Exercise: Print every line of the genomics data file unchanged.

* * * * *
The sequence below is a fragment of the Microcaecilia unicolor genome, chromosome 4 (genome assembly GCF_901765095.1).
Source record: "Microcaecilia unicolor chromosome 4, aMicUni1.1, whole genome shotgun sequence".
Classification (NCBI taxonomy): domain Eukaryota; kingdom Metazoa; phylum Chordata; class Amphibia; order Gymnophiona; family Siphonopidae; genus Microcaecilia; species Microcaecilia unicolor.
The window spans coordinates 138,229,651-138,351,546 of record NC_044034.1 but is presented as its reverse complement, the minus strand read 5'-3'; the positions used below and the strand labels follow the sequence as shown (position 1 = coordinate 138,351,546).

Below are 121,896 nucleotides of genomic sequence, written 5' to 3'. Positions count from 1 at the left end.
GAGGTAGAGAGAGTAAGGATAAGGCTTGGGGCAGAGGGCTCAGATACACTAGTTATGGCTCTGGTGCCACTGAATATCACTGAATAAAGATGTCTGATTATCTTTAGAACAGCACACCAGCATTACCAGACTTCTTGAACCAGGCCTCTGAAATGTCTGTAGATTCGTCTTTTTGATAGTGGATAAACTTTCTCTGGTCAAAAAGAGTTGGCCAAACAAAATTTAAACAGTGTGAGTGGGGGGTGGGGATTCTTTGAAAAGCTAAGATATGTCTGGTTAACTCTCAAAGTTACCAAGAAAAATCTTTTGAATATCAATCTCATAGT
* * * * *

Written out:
The sequence below is a fragment of the Microcaecilia unicolor genome, chromosome 4 (genome assembly GCF_901765095.1).
Source record: "Microcaecilia unicolor chromosome 4, aMicUni1.1, whole genome shotgun sequence".
Classification (NCBI taxonomy): domain Eukaryota; kingdom Metazoa; phylum Chordata; class Amphibia; order Gymnophiona; family Siphonopidae; genus Microcaecilia; species Microcaecilia unicolor.
The window spans coordinates 138,229,651-138,351,546 of record NC_044034.1 but is presented as its reverse complement, the minus strand read 5'-3'; the positions used below and the strand labels follow the sequence as shown (position 1 = coordinate 138,351,546).

Below are 121,896 nucleotides of genomic sequence, written 5' to 3'. Positions count from 1 at the left end.
GAGGTAGAGAGAGTAAGGATAAGGCTTGGGGCAGAGGGCTCAGATACACTAGTTATGGCTCTGGTGCCACTGAATATCACTGAATAAAGATGTCTGATTATCTTTAGAACAGCACACCAGCATTACCAGACTTCTTGAACCAGGCCTCTGAAATGTCTGTAGATTCGTCTTTTTGATAGTGGATAAACTTTCTCTGGTCAAAAAGAGTTGGCCAAACAAAATTTAAACAGTGTGAGTGGGGGGTGGGGATTCTTTGAAAAGCTAAGATATGTCTGGTTAACTCTCAAAGTTACCAAGAAAAATCTTTTGAATATCAATCTCATAGT